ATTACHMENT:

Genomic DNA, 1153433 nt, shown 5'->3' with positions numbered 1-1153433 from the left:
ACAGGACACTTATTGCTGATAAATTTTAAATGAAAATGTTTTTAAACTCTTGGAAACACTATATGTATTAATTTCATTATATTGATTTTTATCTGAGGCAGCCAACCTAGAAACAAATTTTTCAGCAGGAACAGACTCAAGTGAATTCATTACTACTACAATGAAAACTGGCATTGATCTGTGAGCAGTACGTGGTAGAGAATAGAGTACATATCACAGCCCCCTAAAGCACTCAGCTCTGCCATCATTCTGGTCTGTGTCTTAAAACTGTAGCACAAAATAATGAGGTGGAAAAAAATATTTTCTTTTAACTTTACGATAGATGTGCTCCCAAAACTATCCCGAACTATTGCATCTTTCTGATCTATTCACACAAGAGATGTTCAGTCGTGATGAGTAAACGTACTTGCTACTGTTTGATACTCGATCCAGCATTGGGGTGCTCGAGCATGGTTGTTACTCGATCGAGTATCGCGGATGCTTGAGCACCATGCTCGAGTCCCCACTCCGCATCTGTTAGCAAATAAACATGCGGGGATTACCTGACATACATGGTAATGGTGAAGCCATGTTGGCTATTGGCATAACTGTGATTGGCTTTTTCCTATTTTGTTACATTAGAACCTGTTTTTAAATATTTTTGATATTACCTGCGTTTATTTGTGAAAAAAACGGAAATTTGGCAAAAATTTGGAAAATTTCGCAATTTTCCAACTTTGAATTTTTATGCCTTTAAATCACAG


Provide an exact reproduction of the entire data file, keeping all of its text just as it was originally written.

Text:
Genomic DNA, 1153433 nt, shown 5'->3' with positions numbered 1-1153433 from the left:
ACAGGACACTTATTGCTGATAAATTTTAAATGAAAATGTTTTTAAACTCTTGGAAACACTATATGTATTAATTTCATTATATTGATTTTTATCTGAGGCAGCCAACCTAGAAACAAATTTTTCAGCAGGAACAGACTCAAGTGAATTCATTACTACTACAATGAAAACTGGCATTGATCTGTGAGCAGTACGTGGTAGAGAATAGAGTACATATCACAGCCCCCTAAAGCACTCAGCTCTGCCATCATTCTGGTCTGTGTCTTAAAACTGTAGCACAAAATAATGAGGTGGAAAAAAATATTTTCTTTTAACTTTACGATAGATGTGCTCCCAAAACTATCCCGAACTATTGCATCTTTCTGATCTATTCACACAAGAGATGTTCAGTCGTGATGAGTAAACGTACTTGCTACTGTTTGATACTCGATCCAGCATTGGGGTGCTCGAGCATGGTTGTTACTCGATCGAGTATCGCGGATGCTTGAGCACCATGCTCGAGTCCCCACTCCGCATCTGTTAGCAAATAAACATGCGGGGATTACCTGACATACATGGTAATGGTGAAGCCATGTTGGCTATTGGCATAACTGTGATTGGCTTTTTCCTATTTTGTTACATTAGAACCTGTTTTTAAATATTTTTGATATTACCTGCGTTTATTTGTGAAAAAAACGGAAATTTGGCAAAAATTTGGAAAATTTCGCAATTTTCCAACTTTGAATTTTTATGCCTTTAAATCACAG